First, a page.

Forum: Ruby on Rails Ruby on Rails bachelor thesis

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Michel B (Guest)
on 2007-03-13 18:47
(Received via mailing list)
Dear Rubyists,

This year I have to write my bachelor thesis for my Informatics study
and I want to perform research regarding RoR. However, I have no
concrete idea or subject which I can use. So my question to you is,
what research questions can you come up with and are interesting
enough to fully discuss in a bachelor thesis? I have been working with
RoR for a couple of months now and want to focus myself on this web
framework.

Thanks in advance guys
Luke I. (Guest)
on 2007-03-13 18:52
(Received via mailing list)
I've thought it would be interesting to see a paper on the study of the
evolution of programming languages towards natural (or at least,
recognizable) language, and the influence of that on the ability of
previously non-programmers beginning to create their own software.
That, in
at least part, would focus more on Ruby than on Rails, but Rails is a
perfect example of an explosion of people creating useful websites that
either wouldn't or couldn't program before.
Phlip (Guest)
on 2007-03-13 18:56
(Received via mailing list)
Michel B wrote:

> This year I have to write my bachelor thesis for my Informatics study
> and I want to perform research regarding RoR. However, I have no
> concrete idea or subject which I can use. So my question to you is,
> what research questions can you come up with and are interesting
> enough to fully discuss in a bachelor thesis? I have been working with
> RoR for a couple of months now and want to focus myself on this web
> framework.

My favorite super-hard research topic is this:

How to use test-driven development, and produce truly _proactive_ test
cases, when your target is a web page?

By "proactive" I mean: How can you write a test that fails, add code
to pass the test, and then _not_look_at_ the resulting web page. The
test should be so clear and easy to write that you know the edit to
pass the test will correctly upgrade the code.

That's easy for low-level systems, and for 1-dimensional systems like
databases. GUIs are 2-dimensional and animated. Rails gets closer to
TDD for the web than any other platform, but there are still wicked
hard corners like Ajax where it won't go.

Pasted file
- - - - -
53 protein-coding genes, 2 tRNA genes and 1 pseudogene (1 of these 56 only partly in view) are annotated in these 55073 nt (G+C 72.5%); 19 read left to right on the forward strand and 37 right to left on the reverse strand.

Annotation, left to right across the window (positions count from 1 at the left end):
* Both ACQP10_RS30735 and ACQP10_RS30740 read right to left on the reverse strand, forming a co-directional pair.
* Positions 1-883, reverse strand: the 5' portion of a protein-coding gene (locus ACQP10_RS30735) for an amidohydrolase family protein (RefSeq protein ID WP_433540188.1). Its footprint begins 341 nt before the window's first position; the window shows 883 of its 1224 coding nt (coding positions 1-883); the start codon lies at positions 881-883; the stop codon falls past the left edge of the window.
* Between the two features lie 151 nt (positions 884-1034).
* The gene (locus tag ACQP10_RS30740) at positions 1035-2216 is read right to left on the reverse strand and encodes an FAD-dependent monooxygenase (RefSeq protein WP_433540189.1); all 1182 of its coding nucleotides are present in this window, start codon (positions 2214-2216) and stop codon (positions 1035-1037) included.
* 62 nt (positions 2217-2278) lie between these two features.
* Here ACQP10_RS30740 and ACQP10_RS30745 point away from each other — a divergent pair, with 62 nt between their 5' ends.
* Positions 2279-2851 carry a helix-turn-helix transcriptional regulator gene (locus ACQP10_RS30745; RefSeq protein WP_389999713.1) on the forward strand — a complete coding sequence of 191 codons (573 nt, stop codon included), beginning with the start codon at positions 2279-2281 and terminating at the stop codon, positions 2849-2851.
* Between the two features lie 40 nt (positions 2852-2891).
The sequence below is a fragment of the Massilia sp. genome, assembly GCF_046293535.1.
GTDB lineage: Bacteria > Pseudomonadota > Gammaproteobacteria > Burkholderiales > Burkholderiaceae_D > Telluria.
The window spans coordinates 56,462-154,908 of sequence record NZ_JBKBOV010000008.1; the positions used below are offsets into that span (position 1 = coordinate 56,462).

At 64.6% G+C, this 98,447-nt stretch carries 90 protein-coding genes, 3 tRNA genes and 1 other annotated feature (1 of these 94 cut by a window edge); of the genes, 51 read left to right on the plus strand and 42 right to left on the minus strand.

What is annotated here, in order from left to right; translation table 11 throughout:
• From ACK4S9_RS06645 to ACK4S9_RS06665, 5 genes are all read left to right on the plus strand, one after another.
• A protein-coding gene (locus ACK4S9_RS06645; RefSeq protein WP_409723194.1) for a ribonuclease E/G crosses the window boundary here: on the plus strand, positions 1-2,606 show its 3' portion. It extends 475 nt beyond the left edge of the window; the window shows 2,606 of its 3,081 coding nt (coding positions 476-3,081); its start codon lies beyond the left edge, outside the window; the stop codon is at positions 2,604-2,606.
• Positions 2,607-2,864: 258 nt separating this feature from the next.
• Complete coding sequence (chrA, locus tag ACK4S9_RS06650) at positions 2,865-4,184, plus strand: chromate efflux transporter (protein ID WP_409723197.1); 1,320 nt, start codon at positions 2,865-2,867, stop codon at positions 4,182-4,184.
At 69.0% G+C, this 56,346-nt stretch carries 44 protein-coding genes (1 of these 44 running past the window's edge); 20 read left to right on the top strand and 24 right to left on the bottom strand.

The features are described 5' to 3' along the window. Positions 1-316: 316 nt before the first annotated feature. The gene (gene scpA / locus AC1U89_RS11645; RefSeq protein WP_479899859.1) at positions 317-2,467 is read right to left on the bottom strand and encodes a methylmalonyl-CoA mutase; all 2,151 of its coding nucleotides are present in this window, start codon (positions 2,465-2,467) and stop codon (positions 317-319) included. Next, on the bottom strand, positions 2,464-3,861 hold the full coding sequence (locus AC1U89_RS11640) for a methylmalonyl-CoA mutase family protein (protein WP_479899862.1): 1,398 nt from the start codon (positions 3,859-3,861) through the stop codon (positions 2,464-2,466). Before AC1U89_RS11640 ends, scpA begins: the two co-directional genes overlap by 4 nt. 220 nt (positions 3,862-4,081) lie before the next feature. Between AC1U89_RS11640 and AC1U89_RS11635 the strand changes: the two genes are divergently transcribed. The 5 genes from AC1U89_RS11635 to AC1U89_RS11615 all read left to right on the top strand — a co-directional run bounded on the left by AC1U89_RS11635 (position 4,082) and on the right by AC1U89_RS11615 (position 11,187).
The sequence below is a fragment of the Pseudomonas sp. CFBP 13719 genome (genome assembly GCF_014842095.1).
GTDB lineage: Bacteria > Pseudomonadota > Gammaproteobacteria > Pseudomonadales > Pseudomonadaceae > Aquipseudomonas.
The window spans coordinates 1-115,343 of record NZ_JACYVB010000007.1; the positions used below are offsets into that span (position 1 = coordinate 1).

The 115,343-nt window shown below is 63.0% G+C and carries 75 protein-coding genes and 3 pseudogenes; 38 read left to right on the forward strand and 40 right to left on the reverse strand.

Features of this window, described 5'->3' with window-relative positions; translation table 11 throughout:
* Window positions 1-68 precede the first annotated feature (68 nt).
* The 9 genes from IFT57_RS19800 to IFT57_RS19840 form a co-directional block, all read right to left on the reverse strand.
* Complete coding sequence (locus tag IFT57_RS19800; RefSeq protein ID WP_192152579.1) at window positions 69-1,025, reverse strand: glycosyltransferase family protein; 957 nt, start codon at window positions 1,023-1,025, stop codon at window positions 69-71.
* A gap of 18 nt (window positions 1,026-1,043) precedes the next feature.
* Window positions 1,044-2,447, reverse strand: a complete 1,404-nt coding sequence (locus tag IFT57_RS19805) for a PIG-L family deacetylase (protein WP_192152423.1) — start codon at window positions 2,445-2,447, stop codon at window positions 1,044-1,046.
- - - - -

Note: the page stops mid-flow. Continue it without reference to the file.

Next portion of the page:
--
  Phlip
  http://c2.com/cgi/wiki?ZeekLand  <-- NOT a blog!!
Phlip (Guest)
on 2007-03-13 18:57
(Received via mailing list)
Luke I. wrote:

> I've thought it would be interesting to see a paper on the study of the
> evolution of programming languages towards natural (or at least,
> recognizable) language, and the influence of that on the ability of
> previously non-programmers beginning to create their own software.  That, in
> at least part, would focus more on Ruby than on Rails, but Rails is a
> perfect example of an explosion of people creating useful websites that
> either wouldn't or couldn't program before.

Google "Domain Specific Language".

Here's one in Ruby:

http://flea.sourceforge.net/

--
  Phlip
  http://c2.com/cgi/wiki?ZeekLand  <-- NOT a blog!!
Joram (Guest)
on 2007-03-13 20:37
(Received via mailing list)
I'm currently doing a master thesis on RoR.
I'll explain what I do, maybe you can get some inspiration.

The thesis in split into 2 parts. In the first part I look into the
theoretical background of Rails, what makes it stand out of the crowd.
In the second part i'm developing a complex application, that already
exists in J2EE.
I'm using the Agile Development methodology when developing the app.
Basically the text of the 2nd part is a chronologic discussion of what
I did, what was neat about Rails, but also what troubled me with Rails
and AD. (example: migrations, testing with Rails, optimalisations,
speed of development, maintainability, reuse, ...)

Never had so much fun with a school-task ;-)
Michel B (Guest)
on 2007-04-04 19:55
(Received via mailing list)
How about an analysis of the underlying framework and performance
optimization? Could you give me pointers in the right direction as far